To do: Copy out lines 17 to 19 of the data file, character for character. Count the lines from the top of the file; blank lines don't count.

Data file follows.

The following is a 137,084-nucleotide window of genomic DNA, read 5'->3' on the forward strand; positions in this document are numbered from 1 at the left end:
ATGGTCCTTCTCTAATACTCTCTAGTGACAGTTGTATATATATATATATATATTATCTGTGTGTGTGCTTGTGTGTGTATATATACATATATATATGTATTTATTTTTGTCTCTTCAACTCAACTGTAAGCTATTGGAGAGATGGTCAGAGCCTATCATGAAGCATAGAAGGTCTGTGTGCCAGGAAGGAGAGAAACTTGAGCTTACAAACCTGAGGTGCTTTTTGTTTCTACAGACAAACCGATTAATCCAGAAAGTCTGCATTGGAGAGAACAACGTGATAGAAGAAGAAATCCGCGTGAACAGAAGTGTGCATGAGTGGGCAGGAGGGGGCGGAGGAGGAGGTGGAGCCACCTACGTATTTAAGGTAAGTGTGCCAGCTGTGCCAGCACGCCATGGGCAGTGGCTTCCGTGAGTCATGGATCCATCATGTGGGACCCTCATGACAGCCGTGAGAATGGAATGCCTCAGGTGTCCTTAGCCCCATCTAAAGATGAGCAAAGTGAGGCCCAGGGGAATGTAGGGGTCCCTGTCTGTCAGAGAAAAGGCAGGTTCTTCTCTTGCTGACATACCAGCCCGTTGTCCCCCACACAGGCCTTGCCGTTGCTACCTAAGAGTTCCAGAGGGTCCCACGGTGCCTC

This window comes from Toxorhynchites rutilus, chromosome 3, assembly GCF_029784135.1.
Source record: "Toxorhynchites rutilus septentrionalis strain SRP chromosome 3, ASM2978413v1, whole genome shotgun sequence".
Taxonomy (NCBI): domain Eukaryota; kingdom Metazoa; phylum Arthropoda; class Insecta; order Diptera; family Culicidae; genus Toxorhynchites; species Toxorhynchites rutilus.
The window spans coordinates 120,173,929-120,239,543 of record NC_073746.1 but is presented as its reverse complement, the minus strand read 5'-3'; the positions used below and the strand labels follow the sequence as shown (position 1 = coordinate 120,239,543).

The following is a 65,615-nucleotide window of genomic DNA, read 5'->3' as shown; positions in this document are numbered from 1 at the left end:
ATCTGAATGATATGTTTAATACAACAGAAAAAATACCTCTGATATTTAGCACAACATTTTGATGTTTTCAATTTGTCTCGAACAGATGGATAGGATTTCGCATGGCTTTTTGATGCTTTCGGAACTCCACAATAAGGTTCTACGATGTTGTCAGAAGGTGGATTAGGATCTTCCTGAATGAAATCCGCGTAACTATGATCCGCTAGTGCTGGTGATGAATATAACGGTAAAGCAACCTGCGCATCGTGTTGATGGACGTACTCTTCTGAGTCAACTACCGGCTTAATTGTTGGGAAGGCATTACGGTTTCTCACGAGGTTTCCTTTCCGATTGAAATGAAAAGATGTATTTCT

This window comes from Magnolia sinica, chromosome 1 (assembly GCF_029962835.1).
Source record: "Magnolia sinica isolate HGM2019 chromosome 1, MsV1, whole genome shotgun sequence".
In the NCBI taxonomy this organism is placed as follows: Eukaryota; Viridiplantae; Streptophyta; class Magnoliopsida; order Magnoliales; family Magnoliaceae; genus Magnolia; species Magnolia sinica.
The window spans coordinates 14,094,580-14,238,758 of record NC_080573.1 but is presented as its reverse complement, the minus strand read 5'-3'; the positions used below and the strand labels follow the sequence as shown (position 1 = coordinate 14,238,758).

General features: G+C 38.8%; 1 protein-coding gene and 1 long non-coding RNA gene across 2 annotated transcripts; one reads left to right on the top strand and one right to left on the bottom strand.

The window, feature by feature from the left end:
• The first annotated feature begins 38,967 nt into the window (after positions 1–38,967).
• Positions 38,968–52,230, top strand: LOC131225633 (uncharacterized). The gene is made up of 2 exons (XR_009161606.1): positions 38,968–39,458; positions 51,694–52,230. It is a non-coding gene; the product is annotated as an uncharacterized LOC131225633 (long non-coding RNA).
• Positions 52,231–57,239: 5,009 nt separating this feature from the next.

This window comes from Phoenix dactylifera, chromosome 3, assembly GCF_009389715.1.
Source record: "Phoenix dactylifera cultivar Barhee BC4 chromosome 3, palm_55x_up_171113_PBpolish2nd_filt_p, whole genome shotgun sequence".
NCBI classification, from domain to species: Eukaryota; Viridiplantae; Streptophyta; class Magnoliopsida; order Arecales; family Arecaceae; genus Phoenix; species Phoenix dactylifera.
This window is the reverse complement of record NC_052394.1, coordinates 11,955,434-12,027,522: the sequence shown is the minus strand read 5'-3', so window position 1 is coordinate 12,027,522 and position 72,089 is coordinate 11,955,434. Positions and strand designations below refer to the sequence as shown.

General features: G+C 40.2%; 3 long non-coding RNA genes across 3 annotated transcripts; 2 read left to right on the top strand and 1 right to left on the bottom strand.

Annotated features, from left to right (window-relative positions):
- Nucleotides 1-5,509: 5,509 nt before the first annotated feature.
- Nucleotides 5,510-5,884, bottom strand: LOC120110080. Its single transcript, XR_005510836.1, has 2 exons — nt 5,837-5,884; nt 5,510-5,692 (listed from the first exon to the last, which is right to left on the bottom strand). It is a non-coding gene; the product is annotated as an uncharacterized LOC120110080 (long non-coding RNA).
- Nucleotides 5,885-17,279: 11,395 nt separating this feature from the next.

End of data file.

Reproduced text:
• Positions 52,231–57,239: 5,009 nt separating this feature from the next.

This window comes from Phoenix dactylifera, chromosome 3, assembly GCF_009389715.1.
Source record: "Phoenix dactylifera cultivar Barhee BC4 chromosome 3, palm_55x_up_171113_PBpolish2nd_filt_p, whole genome shotgun sequence".